The recent Bank of England rate rise has discouraged prospective buyers from moving home, according to data released by AA Financial Services.
A study published today (13 August) found the proportion of British adults planning to move home in the next six months, a figure that had remained consistent at 8 per cent throughout 2018, dropped to 6 per cent in the two days following the base rate rise.
At the beginning of August, the monetary policy committee unanimously voted to raise the base rate of interest by 0.25 per cent to 0.75 per cent - followed by banks and building societies applying the full change to their mortgage products.
AA analysed data collected in July, before the rise, which showed 22 per cent of adults were considering moving house in the next two years, with those planning a move in the next three months having risen to 5 per cent. But this figure dropped to 4 per cent after the rate rise.
David Searle, managing director at AA Financial Services, said the July data had painted a positive picture for August and September, but evidence showed the rate rise had an immediate impact on people’s thinking and plans.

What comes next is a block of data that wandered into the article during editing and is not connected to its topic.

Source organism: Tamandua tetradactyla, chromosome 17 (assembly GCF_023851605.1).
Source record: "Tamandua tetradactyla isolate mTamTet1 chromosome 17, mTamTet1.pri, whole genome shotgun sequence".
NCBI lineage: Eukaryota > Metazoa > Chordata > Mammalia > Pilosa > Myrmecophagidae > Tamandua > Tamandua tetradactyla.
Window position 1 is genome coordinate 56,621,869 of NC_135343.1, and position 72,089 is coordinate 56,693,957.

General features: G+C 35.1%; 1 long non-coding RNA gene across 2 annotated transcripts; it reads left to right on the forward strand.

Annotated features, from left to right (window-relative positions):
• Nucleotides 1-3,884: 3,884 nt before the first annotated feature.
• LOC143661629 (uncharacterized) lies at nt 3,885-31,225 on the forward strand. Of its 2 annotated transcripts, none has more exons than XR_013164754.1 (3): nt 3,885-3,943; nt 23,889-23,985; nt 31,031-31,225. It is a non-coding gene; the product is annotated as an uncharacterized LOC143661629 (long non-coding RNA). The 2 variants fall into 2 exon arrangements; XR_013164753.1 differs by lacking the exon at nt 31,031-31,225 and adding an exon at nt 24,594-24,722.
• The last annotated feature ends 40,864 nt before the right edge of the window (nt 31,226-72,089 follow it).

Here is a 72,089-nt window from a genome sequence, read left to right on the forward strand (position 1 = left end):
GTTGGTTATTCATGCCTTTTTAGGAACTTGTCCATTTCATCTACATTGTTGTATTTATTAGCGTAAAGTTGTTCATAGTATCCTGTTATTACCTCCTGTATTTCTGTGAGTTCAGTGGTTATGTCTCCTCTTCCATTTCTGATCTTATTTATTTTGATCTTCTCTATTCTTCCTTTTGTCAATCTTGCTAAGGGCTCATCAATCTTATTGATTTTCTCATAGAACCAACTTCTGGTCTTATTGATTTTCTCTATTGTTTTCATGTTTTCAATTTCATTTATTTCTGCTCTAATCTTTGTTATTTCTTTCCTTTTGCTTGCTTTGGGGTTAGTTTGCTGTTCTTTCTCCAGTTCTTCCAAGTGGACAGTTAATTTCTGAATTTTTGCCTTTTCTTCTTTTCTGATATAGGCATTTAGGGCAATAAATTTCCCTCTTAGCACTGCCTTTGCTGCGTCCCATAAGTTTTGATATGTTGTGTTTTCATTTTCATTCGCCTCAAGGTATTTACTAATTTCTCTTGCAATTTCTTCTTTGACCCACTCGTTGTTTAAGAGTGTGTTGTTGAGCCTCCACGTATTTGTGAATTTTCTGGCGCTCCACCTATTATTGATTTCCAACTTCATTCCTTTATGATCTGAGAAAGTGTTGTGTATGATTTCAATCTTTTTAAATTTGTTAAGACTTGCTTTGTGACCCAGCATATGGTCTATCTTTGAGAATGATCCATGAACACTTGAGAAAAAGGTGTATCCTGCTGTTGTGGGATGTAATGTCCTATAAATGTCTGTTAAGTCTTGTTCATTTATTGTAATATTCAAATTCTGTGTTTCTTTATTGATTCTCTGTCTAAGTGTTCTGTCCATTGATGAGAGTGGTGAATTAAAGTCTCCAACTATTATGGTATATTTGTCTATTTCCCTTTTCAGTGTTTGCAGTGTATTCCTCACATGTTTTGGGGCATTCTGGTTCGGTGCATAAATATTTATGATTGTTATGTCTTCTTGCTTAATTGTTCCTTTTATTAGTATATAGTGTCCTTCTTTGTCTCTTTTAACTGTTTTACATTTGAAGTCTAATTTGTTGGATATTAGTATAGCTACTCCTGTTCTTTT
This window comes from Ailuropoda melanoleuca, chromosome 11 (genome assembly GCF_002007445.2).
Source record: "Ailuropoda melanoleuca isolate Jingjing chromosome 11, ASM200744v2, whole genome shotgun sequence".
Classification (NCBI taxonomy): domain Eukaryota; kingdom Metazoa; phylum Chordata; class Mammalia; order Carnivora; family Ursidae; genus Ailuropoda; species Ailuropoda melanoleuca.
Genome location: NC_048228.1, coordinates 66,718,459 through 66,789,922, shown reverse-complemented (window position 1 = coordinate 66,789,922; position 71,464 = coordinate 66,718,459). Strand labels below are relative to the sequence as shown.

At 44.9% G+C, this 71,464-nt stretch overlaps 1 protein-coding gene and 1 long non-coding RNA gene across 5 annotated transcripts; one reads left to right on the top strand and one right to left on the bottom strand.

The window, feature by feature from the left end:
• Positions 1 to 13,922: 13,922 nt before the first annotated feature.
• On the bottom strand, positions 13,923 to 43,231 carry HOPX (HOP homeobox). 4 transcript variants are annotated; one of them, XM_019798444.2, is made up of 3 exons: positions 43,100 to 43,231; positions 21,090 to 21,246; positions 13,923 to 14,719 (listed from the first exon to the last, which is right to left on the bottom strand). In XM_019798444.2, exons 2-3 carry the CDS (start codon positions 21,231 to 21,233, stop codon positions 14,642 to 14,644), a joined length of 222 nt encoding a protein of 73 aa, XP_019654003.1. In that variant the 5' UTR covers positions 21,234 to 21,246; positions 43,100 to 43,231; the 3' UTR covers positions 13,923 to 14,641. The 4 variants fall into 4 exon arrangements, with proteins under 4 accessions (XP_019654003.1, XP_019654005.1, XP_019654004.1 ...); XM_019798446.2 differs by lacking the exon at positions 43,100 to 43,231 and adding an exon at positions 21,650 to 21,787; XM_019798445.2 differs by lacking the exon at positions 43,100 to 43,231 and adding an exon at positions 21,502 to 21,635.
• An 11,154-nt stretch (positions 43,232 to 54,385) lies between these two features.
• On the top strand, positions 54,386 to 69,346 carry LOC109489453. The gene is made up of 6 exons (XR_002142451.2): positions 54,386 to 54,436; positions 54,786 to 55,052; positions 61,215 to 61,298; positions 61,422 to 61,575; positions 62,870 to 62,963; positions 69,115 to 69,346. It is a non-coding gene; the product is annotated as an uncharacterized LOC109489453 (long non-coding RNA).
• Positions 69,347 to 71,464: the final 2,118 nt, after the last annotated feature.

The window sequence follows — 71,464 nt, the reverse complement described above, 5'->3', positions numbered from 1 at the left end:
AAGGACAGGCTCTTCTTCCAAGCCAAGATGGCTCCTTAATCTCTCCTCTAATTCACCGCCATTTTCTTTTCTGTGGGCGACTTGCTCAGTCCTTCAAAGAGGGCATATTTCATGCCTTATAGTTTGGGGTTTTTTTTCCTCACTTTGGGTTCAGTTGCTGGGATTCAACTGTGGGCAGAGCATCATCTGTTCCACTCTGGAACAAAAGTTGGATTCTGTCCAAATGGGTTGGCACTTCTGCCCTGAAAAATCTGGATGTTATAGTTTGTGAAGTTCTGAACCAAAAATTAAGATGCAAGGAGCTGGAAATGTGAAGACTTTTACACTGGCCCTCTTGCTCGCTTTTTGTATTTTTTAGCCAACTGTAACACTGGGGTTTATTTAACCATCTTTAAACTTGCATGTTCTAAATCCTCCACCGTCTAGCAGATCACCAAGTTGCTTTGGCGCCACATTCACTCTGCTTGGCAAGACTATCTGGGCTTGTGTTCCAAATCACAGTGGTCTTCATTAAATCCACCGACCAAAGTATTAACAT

He said given many people are moving home to save money, release equity or to make their money go a bit further, it seemed that for some the reality of living with rate rises tempered plans to move in the short term.
Mr Searle said it was too early to tell if the immediate impact was a short-term reaction but he expects to see more people putting their plans on hold.
He said: "We saw many positive signs emerging from our research in July and a promise of a house-moving high for late summer, which the rate rise seems to have dampened.
"The key issue for many now is not so much house price trends but the cost of borrowing. It is now a time for those moving home to shop around for a mortgage deal that works for them and is sustainable in the longer term."
David Hollingworth, associate director of communications at London & Country Mortgages, said it was difficult at this stage to assess any longer term impact that the base rate rise may have on homemovers’ plans.
He said: "In the immediate aftermath of the rise it could lead to a slight uptick in uncertainty over whether to make a move in the near term but we have to remember that base rate remains at extremely low levels and the bank continues to underline that any future increases are expected to be at a gradual pace and to a limited extent.
"Consequently mortgage rates are very competitive and in many cases offer borrowers the chance to protect against future rate rises through fixed rates lasting from two years through to ten - we may therefore see any immediate reaction to the rate rise smooth out over time as homebuyers readjust."